by Liam Kelly
Despite the massive high above $11,000 for the price of bitcoin this week, there is still much that remains to be seen in the world of cryptocurrency. As the investment process is democratized and the barrier of entry lowered, many novice investors are neglecting a critical piece of information. Accredited investors, may be doing the same, but for many different reasons.
Taking Apart an Unusual Technology
The sheer fact that cryptocurrencies can generate so much money from speculation alone puts certain investors on edge. The volatility of such a new market, the millionaires seemingly born overnight, and the lack of regulation is naturally suspect. Some have even concluded that the aspects above of the cryptocurrency are evidence of its impending crash.
Fortunately, bitcoin’s impact on the entire economy is relatively small and would measure as a blip. The New York Stock Exchange, for example, has an approximate $21 trillion market capitalization. So, for good or for worse, we have not yet moved to a total replacement of traditional currencies, and may never make this leap.
Still, there is money to be had and lost for both accredited and non-accredited investors.
But questions remain for both parties about the true potential, or lack thereof, of bitcoin and its counterparts. One of the most divisive being how closely the Bitcoin community wants to perfect founder Satoshi Nakamoto’s dream of a peer-to-peer electronic cash system.
Sifting Through Information
No matter your philosophical stance on the currency or whether you have experience investing in this market of almost pure speculation, there are still heaps of information to digest. The research aspect is made all the more difficult when sifting through censorship ridden subreddits and dissecting clumsy whitepapers.
The fact that this burgeoning market is based on equally new technology also keeps people from treating cryptocurrencies like stocks or bonds. ICOs are making money on unexperienced crypto-users and savvy investors alike.
The difficulty of finding a strong bet, however, should not prevent you from taking that bet off the table. Even if it is near impossible to determine if crypto is going to replace traditional currencies, you can still follow regulation information on crypto derivatives and margin trading.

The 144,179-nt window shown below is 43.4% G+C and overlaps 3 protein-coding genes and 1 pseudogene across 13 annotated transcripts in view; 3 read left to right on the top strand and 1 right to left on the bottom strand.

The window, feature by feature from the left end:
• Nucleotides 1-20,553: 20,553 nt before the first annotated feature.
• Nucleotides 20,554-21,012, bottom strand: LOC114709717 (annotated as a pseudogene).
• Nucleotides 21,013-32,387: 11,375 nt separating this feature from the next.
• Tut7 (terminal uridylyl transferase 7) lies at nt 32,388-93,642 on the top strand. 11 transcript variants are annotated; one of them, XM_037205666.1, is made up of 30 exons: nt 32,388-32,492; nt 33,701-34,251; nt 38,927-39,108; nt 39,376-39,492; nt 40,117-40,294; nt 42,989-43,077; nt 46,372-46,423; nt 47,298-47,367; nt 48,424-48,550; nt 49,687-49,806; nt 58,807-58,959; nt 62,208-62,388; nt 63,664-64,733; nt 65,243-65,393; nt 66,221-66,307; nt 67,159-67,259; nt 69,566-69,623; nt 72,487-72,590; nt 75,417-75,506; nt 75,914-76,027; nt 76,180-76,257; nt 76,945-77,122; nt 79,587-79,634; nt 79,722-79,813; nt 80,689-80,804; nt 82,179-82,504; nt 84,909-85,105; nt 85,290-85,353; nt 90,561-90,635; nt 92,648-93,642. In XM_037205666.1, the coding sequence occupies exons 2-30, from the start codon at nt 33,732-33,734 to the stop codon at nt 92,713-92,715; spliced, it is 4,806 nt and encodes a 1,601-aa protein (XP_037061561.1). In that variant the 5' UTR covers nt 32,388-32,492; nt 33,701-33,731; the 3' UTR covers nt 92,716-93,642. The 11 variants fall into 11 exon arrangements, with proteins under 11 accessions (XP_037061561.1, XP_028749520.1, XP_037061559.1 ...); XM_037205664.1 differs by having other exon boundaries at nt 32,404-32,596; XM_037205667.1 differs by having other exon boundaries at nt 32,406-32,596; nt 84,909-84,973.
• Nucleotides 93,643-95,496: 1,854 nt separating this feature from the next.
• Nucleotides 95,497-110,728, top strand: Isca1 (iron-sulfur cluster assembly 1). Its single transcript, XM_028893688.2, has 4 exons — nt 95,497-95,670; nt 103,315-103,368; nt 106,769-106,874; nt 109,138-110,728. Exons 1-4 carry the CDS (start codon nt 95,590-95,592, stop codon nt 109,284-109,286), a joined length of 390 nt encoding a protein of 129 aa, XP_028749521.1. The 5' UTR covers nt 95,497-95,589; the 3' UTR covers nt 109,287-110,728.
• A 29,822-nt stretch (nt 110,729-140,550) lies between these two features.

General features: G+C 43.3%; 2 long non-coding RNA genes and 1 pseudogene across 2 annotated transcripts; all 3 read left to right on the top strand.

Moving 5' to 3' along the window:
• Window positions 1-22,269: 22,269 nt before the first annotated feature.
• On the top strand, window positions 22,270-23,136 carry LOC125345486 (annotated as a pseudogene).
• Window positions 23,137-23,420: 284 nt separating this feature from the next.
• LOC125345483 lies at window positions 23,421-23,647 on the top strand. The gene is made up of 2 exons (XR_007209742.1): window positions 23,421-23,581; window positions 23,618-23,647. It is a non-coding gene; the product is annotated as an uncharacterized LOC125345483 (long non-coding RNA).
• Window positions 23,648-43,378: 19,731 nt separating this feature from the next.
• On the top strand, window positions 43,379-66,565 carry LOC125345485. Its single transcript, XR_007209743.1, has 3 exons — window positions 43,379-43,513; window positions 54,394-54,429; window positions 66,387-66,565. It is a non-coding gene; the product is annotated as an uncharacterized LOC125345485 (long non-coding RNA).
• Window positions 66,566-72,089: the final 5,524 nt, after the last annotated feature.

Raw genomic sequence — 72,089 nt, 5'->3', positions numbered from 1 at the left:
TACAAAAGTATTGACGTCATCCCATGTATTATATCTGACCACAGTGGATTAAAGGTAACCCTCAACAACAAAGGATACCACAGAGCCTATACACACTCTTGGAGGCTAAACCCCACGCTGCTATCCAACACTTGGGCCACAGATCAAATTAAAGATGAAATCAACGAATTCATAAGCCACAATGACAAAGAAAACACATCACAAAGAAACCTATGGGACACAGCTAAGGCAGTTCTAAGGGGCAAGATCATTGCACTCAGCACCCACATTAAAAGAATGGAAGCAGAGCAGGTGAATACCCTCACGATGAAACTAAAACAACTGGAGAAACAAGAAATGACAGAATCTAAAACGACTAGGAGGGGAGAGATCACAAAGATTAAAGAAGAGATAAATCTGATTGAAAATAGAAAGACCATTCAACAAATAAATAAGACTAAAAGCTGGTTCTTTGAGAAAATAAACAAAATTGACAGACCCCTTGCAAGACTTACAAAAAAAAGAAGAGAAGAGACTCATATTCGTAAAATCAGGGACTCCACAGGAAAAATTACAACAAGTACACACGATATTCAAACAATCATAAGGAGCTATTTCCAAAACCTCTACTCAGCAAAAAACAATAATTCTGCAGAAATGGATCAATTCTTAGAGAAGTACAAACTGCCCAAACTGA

Bitcoin futures are going to be offered by the Chicago Mercantile Exchange and, more recently, JP Morgan announced plans to get in on the action. These two monolith financial institutions should attract more regulation and more formal guidelines for trading cryptocurrencies.
This sort of attention is a double-edged blade, however.
On the one end, the rise of cryptocurrencies is fulfilling the communities wishes to decentralize our financial network. It was created as an excellent tool of morality in light of the stock market crash in 2008. Thus, regulation and the induction of major financial institutions to the market naturally run against these wishes.
On the other hand, this will spell the end of shady ICOs and the illegal activity only made possible through crypto exchanges. Secondly, the sale and purchase of unregistered weapons, for instance, is much easier when using an anonymous currency.
It should be noted that bitcoin’s dark web affiliations are already a smaller percentage of what is possible with the cryptocurrency.
Nagging Problems for Cryptocurrency
Hacking, fraud, and sheer technical difficulties are another major problem for centralized exchanges. It is for this reason that common advice warns investors to keep funds safe in cold storage or a hardware wallet. The events of Mt. Gox, Bithumb more recently, and other major exchanges are only fractions of what is now a possible bounty for hackers.
And if bitcoin intends to topple the monopoly held by financial institutions, it is consuming massive amounts of energy in doing so. Data indicates that the process of mining bitcoin consumes more energy than many developed countries. As an auxiliary point, these miners also hold a lot of power in the community.
In a well-balanced call to shut down cryptocurrencies, journalist Karen Webster of PYMNTS.com explained that “Miners now expect a fee for their work and won’t process transactions for which they are not paid. That means that those costs are passed down the ecosystem to end users.” This, plus the overarching questions of scalability, make bitcoin a particularly slow and expensive means of exchange.
Rising and Falling Expectations
The conclusion from all this is that no matter how people inflate the echo chamber and consequently the price of a cryptocurrency, there is still loads of uncertainty. Experts and non-specialists alike are stacking and dropping massive amounts of bitcoin. In a way, this signals an open season and poses problems for companies like JPMorgan and co.
It also signals a young market in the midst of maturation and still weeding out the bad seeds. To what extent this weeding out will change the market, only time will tell, and few hypotheses can be trusted.